Essay on The Art Institute of Chicago

Essay on The Art Institute of Chicago

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The building at 111 South Michigan Avenue, home of the Art Institute of Chicago, was opened in 1893 as the World’s Congress Auxiliary Building for the World’s Columbian Exposition. The building was passed on to the Art Institute after the end of the exposition. Designed in the Beax-Arts style by Boston firm Shepley, Rutan, and Coolidge, building has become an icon for chicagoans an tourists alike. The Modern Wing, the Art Institute’s latest and largest addition to date, opened on May 16, 2009, and was designed by Pritzker Prize-winning architect Renzo Piano. The 264,000 square foot addition now houses the museum’s collections of modern European painting and sculpture, contemporary art, architecture and design, and photography. The new Modern Wing looks and feels very different from the original Art Institute building because of its materials, it’s location, and because of the art housed within it.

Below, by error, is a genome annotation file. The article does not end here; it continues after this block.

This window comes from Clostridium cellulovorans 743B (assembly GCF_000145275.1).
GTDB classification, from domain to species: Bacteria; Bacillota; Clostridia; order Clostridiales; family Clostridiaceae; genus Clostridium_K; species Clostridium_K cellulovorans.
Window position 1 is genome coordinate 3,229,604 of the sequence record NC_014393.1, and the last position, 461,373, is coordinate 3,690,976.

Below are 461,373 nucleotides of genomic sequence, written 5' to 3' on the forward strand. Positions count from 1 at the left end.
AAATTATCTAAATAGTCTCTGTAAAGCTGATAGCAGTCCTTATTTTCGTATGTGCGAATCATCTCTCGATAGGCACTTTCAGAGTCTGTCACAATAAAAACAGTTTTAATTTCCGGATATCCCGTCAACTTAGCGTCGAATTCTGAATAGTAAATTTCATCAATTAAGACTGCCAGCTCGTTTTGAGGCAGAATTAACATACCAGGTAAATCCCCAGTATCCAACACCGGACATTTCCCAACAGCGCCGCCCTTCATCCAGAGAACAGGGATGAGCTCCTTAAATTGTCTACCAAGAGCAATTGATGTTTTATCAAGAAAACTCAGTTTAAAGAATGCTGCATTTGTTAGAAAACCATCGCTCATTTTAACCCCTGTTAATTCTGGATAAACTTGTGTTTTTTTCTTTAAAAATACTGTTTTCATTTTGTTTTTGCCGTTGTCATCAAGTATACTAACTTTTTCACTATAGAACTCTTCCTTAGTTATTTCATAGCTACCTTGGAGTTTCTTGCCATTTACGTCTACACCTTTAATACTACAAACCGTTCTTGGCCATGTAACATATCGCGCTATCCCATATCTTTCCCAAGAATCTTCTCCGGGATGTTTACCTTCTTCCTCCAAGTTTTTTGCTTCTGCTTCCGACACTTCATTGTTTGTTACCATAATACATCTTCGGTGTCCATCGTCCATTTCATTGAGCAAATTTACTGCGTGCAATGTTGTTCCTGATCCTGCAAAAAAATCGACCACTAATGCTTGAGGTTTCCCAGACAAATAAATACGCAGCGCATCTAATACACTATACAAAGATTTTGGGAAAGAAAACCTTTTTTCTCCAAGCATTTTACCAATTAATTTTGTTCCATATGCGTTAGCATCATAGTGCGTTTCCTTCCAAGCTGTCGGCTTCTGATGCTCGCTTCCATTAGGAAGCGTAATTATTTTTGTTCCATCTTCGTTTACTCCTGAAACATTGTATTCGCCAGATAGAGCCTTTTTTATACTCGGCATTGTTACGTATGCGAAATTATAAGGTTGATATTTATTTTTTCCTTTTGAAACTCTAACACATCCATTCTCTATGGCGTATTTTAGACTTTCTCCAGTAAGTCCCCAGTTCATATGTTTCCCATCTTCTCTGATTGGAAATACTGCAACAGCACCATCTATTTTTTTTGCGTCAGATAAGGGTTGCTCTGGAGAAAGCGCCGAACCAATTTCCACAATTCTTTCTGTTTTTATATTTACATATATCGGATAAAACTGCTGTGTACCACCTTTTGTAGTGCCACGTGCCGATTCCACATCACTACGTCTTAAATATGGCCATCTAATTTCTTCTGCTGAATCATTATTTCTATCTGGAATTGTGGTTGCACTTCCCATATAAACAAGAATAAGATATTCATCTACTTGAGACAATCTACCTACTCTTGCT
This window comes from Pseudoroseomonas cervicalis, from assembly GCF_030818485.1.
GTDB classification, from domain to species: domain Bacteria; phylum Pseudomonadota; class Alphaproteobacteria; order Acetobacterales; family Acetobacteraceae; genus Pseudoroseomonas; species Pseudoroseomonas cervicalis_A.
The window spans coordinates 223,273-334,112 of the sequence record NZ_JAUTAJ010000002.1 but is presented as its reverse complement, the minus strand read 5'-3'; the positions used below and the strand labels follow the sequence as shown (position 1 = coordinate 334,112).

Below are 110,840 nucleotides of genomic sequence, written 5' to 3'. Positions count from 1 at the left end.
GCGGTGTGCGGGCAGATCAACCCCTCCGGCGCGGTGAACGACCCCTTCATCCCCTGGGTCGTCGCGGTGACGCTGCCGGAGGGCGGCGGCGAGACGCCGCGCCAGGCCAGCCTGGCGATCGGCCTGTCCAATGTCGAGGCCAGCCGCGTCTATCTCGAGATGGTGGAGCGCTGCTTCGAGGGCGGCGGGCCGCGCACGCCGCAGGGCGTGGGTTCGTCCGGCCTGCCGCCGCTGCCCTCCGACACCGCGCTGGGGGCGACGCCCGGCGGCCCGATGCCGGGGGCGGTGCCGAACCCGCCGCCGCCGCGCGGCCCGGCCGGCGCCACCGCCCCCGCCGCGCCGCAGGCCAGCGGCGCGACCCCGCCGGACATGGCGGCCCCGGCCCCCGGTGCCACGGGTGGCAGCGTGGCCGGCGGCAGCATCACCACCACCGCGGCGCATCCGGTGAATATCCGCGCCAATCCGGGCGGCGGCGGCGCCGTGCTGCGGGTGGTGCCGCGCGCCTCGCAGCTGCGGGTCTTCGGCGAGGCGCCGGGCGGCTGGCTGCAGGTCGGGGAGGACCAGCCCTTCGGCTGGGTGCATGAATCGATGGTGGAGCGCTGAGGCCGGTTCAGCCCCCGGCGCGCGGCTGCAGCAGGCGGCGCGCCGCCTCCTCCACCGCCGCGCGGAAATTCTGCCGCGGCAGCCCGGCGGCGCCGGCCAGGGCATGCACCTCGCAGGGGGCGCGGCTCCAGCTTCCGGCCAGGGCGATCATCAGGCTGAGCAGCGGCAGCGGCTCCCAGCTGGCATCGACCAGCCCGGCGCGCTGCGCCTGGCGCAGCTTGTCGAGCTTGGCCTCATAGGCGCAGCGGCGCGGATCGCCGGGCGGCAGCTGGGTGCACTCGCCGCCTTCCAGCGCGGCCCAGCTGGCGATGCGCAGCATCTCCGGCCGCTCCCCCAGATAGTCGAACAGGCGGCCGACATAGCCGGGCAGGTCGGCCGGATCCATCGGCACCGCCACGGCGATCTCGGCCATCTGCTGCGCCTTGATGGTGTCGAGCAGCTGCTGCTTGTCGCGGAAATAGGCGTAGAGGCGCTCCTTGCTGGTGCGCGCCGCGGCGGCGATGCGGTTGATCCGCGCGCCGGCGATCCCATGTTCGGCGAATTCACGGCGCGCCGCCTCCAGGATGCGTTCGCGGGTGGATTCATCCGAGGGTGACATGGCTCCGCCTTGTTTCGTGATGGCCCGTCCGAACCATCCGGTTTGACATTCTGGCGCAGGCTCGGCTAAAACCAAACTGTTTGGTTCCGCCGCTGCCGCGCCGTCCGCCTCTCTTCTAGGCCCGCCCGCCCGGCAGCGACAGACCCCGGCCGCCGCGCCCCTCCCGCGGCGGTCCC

It makes sense that a gallery for classical art would be housed in a building with a classical style, and a gallery for modern art would be housed in a more modern building, which is how ...

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